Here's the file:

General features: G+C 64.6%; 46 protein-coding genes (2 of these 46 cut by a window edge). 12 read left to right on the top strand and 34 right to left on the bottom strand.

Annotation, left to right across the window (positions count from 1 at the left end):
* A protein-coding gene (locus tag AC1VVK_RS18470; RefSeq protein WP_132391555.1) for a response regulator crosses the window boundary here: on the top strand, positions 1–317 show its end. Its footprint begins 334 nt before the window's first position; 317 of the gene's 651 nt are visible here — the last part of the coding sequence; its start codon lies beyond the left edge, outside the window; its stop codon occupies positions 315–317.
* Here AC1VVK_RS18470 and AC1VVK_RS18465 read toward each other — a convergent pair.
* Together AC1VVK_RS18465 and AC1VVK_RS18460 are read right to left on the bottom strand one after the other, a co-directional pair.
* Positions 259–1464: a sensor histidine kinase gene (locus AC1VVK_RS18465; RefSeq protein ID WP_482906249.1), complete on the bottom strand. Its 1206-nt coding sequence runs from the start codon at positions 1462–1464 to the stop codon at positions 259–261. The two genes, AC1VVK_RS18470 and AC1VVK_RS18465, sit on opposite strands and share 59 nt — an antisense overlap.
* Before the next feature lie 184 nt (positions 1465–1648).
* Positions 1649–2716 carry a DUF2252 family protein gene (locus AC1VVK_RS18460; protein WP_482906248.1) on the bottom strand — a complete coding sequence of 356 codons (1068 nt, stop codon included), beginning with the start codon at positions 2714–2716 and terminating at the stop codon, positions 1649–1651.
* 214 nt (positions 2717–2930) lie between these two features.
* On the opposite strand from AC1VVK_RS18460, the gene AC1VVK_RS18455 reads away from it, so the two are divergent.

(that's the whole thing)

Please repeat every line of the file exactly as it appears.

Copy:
General features: G+C 64.6%; 46 protein-coding genes (2 of these 46 cut by a window edge). 12 read left to right on the top strand and 34 right to left on the bottom strand.

Annotation, left to right across the window (positions count from 1 at the left end):
* A protein-coding gene (locus tag AC1VVK_RS18470; RefSeq protein WP_132391555.1) for a response regulator crosses the window boundary here: on the top strand, positions 1–317 show its end. Its footprint begins 334 nt before the window's first position; 317 of the gene's 651 nt are visible here — the last part of the coding sequence; its start codon lies beyond the left edge, outside the window; its stop codon occupies positions 315–317.
* Here AC1VVK_RS18470 and AC1VVK_RS18465 read toward each other — a convergent pair.
* Together AC1VVK_RS18465 and AC1VVK_RS18460 are read right to left on the bottom strand one after the other, a co-directional pair.
* Positions 259–1464: a sensor histidine kinase gene (locus AC1VVK_RS18465; RefSeq protein ID WP_482906249.1), complete on the bottom strand. Its 1206-nt coding sequence runs from the start codon at positions 1462–1464 to the stop codon at positions 259–261. The two genes, AC1VVK_RS18470 and AC1VVK_RS18465, sit on opposite strands and share 59 nt — an antisense overlap.
* Before the next feature lie 184 nt (positions 1465–1648).
* Positions 1649–2716 carry a DUF2252 family protein gene (locus AC1VVK_RS18460; protein WP_482906248.1) on the bottom strand — a complete coding sequence of 356 codons (1068 nt, stop codon included), beginning with the start codon at positions 2714–2716 and terminating at the stop codon, positions 1649–1651.
* 214 nt (positions 2717–2930) lie between these two features.
* On the opposite strand from AC1VVK_RS18460, the gene AC1VVK_RS18455 reads away from it, so the two are divergent.